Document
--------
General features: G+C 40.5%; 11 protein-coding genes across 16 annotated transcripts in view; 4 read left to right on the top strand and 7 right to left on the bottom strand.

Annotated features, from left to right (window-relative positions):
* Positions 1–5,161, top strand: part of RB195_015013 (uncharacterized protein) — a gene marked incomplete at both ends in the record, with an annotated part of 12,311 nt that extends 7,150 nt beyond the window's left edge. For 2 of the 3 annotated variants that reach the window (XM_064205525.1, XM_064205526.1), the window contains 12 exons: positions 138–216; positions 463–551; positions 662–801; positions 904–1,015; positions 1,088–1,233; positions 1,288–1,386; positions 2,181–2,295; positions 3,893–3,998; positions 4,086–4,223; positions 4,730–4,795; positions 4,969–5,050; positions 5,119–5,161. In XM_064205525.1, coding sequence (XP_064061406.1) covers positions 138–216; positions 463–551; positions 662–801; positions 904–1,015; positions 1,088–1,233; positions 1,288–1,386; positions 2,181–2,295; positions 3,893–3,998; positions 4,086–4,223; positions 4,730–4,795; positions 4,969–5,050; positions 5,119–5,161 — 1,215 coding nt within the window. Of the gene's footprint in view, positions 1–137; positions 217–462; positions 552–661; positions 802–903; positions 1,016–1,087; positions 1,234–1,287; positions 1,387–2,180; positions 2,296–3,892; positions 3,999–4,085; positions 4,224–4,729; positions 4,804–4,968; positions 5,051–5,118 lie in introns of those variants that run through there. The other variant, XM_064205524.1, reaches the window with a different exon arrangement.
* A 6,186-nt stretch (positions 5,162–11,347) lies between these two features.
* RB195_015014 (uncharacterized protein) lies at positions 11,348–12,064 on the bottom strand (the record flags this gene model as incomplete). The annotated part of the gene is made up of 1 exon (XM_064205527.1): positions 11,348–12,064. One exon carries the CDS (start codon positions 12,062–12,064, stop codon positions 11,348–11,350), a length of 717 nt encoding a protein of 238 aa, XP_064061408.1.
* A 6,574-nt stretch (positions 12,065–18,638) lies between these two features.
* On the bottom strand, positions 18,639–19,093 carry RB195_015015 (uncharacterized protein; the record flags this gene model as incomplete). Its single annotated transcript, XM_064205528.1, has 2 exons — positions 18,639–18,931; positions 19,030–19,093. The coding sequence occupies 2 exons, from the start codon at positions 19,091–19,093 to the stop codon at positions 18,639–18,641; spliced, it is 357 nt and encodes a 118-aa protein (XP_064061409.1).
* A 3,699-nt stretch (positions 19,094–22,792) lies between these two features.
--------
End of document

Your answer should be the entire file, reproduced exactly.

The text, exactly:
General features: G+C 40.5%; 11 protein-coding genes across 16 annotated transcripts in view; 4 read left to right on the top strand and 7 right to left on the bottom strand.

Annotated features, from left to right (window-relative positions):
* Positions 1–5,161, top strand: part of RB195_015013 (uncharacterized protein) — a gene marked incomplete at both ends in the record, with an annotated part of 12,311 nt that extends 7,150 nt beyond the window's left edge. For 2 of the 3 annotated variants that reach the window (XM_064205525.1, XM_064205526.1), the window contains 12 exons: positions 138–216; positions 463–551; positions 662–801; positions 904–1,015; positions 1,088–1,233; positions 1,288–1,386; positions 2,181–2,295; positions 3,893–3,998; positions 4,086–4,223; positions 4,730–4,795; positions 4,969–5,050; positions 5,119–5,161. In XM_064205525.1, coding sequence (XP_064061406.1) covers positions 138–216; positions 463–551; positions 662–801; positions 904–1,015; positions 1,088–1,233; positions 1,288–1,386; positions 2,181–2,295; positions 3,893–3,998; positions 4,086–4,223; positions 4,730–4,795; positions 4,969–5,050; positions 5,119–5,161 — 1,215 coding nt within the window. Of the gene's footprint in view, positions 1–137; positions 217–462; positions 552–661; positions 802–903; positions 1,016–1,087; positions 1,234–1,287; positions 1,387–2,180; positions 2,296–3,892; positions 3,999–4,085; positions 4,224–4,729; positions 4,804–4,968; positions 5,051–5,118 lie in introns of those variants that run through there. The other variant, XM_064205524.1, reaches the window with a different exon arrangement.
* A 6,186-nt stretch (positions 5,162–11,347) lies between these two features.
* RB195_015014 (uncharacterized protein) lies at positions 11,348–12,064 on the bottom strand (the record flags this gene model as incomplete). The annotated part of the gene is made up of 1 exon (XM_064205527.1): positions 11,348–12,064. One exon carries the CDS (start codon positions 12,062–12,064, stop codon positions 11,348–11,350), a length of 717 nt encoding a protein of 238 aa, XP_064061408.1.
* A 6,574-nt stretch (positions 12,065–18,638) lies between these two features.
* On the bottom strand, positions 18,639–19,093 carry RB195_015015 (uncharacterized protein; the record flags this gene model as incomplete). Its single annotated transcript, XM_064205528.1, has 2 exons — positions 18,639–18,931; positions 19,030–19,093. The coding sequence occupies 2 exons, from the start codon at positions 19,091–19,093 to the stop codon at positions 18,639–18,641; spliced, it is 357 nt and encodes a 118-aa protein (XP_064061409.1).
* A 3,699-nt stretch (positions 19,094–22,792) lies between these two features.